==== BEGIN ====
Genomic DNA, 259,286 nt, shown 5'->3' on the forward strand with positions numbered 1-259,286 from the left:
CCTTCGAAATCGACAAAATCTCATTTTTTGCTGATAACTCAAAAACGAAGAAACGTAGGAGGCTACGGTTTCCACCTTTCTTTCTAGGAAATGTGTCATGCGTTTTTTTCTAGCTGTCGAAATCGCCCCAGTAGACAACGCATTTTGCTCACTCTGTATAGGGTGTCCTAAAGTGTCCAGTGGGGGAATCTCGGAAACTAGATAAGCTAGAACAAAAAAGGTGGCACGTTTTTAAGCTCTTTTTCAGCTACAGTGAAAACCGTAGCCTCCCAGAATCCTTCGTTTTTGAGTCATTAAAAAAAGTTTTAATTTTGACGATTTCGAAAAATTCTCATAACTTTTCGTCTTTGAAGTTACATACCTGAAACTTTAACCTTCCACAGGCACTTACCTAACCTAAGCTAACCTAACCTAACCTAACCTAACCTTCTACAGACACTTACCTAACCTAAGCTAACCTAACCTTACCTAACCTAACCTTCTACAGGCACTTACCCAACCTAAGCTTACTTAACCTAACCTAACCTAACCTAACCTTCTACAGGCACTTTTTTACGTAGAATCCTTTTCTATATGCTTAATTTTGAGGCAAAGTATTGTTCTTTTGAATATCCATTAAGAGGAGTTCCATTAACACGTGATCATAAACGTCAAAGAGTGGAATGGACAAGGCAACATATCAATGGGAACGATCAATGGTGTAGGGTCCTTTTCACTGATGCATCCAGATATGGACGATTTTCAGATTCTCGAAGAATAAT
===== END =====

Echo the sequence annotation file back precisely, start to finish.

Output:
Genomic DNA, 259,286 nt, shown 5'->3' on the forward strand with positions numbered 1-259,286 from the left:
CCTTCGAAATCGACAAAATCTCATTTTTTGCTGATAACTCAAAAACGAAGAAACGTAGGAGGCTACGGTTTCCACCTTTCTTTCTAGGAAATGTGTCATGCGTTTTTTTCTAGCTGTCGAAATCGCCCCAGTAGACAACGCATTTTGCTCACTCTGTATAGGGTGTCCTAAAGTGTCCAGTGGGGGAATCTCGGAAACTAGATAAGCTAGAACAAAAAAGGTGGCACGTTTTTAAGCTCTTTTTCAGCTACAGTGAAAACCGTAGCCTCCCAGAATCCTTCGTTTTTGAGTCATTAAAAAAAGTTTTAATTTTGACGATTTCGAAAAATTCTCATAACTTTTCGTCTTTGAAGTTACATACCTGAAACTTTAACCTTCCACAGGCACTTACCTAACCTAAGCTAACCTAACCTAACCTAACCTAACCTTCTACAGACACTTACCTAACCTAAGCTAACCTAACCTTACCTAACCTAACCTTCTACAGGCACTTACCCAACCTAAGCTTACTTAACCTAACCTAACCTAACCTAACCTTCTACAGGCACTTTTTTACGTAGAATCCTTTTCTATATGCTTAATTTTGAGGCAAAGTATTGTTCTTTTGAATATCCATTAAGAGGAGTTCCATTAACACGTGATCATAAACGTCAAAGAGTGGAATGGACAAGGCAACATATCAATGGGAACGATCAATGGTGTAGGGTCCTTTTCACTGATGCATCCAGATATGGACGATTTTCAGATTCTCGAAGAATAAT